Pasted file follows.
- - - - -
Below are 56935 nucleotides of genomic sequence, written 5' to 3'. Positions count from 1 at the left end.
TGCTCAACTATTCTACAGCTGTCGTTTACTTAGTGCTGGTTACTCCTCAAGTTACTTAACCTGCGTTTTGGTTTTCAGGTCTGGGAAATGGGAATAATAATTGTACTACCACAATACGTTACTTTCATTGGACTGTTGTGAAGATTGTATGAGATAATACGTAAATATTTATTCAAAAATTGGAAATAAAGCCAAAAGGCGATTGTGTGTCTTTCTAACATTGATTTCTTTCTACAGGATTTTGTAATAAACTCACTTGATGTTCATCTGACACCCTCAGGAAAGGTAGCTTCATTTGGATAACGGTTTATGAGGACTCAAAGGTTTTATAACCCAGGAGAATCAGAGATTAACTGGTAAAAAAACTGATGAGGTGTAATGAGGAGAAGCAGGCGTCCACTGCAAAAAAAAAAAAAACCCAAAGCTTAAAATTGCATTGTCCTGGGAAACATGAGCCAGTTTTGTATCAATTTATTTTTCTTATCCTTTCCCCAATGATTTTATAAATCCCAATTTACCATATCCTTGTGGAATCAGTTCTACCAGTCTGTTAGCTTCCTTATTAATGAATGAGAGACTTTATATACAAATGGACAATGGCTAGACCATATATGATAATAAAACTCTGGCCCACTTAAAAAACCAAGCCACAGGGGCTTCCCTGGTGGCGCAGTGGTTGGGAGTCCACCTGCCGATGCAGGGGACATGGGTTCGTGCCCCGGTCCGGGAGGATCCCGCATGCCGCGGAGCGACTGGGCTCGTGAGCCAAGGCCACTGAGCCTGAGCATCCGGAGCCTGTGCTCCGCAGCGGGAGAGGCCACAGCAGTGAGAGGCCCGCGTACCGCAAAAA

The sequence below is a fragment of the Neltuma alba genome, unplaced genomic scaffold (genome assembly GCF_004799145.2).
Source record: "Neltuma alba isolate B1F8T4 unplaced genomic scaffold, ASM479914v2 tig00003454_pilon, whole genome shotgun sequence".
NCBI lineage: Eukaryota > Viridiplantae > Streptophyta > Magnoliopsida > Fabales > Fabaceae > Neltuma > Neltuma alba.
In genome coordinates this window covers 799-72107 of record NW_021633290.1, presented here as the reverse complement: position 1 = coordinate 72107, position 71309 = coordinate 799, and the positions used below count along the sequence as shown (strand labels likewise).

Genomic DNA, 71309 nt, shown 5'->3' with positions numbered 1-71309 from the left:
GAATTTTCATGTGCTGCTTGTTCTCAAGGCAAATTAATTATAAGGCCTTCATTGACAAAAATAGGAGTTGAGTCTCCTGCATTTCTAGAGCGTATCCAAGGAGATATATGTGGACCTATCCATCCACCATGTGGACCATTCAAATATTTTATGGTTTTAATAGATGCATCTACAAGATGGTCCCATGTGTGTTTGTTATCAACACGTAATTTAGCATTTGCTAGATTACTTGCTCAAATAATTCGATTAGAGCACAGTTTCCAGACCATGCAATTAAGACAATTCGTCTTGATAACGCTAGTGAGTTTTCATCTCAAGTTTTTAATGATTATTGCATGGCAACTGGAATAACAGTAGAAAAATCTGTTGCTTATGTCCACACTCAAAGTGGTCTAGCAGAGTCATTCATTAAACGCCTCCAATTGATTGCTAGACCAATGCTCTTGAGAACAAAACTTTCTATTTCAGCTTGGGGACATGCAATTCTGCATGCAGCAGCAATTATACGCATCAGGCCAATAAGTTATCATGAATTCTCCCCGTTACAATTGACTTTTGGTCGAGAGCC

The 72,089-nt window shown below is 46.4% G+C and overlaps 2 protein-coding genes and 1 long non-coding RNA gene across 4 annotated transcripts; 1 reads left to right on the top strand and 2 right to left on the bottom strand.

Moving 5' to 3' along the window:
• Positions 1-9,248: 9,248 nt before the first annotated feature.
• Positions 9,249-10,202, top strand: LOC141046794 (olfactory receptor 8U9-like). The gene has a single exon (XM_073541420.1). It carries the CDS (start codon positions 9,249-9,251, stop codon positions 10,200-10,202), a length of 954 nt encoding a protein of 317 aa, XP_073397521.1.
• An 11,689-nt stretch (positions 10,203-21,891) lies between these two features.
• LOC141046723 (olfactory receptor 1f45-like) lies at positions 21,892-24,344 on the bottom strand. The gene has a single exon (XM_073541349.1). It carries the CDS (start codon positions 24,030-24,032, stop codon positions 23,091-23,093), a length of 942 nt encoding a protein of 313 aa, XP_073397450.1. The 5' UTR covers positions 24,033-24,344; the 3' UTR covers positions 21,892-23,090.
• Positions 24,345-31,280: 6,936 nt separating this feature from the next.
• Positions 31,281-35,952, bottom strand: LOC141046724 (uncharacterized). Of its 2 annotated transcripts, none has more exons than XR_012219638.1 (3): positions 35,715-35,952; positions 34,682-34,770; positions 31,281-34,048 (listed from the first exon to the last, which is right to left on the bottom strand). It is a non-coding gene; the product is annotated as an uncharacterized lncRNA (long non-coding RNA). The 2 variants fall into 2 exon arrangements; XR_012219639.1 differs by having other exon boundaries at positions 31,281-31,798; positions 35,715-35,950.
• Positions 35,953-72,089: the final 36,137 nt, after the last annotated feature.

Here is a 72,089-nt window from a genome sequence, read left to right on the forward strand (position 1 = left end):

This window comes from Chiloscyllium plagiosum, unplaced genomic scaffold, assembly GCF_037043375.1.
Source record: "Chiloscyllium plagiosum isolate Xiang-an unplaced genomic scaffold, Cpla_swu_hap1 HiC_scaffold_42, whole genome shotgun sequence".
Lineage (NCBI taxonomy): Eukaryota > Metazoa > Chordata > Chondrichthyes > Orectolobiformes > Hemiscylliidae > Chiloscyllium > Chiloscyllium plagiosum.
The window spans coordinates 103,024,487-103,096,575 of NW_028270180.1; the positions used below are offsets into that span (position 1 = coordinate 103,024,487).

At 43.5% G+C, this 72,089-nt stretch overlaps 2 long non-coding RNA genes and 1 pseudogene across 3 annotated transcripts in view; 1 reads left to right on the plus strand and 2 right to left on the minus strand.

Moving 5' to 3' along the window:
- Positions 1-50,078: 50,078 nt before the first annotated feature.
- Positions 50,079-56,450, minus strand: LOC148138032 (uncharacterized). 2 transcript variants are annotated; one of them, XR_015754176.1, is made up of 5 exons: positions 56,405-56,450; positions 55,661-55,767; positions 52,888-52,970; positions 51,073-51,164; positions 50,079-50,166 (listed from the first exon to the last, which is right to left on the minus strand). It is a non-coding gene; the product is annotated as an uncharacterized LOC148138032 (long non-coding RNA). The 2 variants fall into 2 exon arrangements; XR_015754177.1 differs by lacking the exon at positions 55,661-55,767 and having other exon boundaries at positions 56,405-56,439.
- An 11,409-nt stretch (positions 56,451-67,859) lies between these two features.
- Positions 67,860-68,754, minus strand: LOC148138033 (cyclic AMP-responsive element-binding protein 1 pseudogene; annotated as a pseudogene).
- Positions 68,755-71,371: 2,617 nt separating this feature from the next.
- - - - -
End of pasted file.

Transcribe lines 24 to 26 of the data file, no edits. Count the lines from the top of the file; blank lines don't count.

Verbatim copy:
Moving 5' to 3' along the window:
- Positions 1-50,078: 50,078 nt before the first annotated feature.
- Positions 50,079-56,450, minus strand: LOC148138032 (uncharacterized). 2 transcript variants are annotated; one of them, XR_015754176.1, is made up of 5 exons: positions 56,405-56,450; positions 55,661-55,767; positions 52,888-52,970; positions 51,073-51,164; positions 50,079-50,166 (listed from the first exon to the last, which is right to left on the minus strand). It is a non-coding gene; the product is annotated as an uncharacterized LOC148138032 (long non-coding RNA). The 2 variants fall into 2 exon arrangements; XR_015754177.1 differs by lacking the exon at positions 55,661-55,767 and having other exon boundaries at positions 56,405-56,439.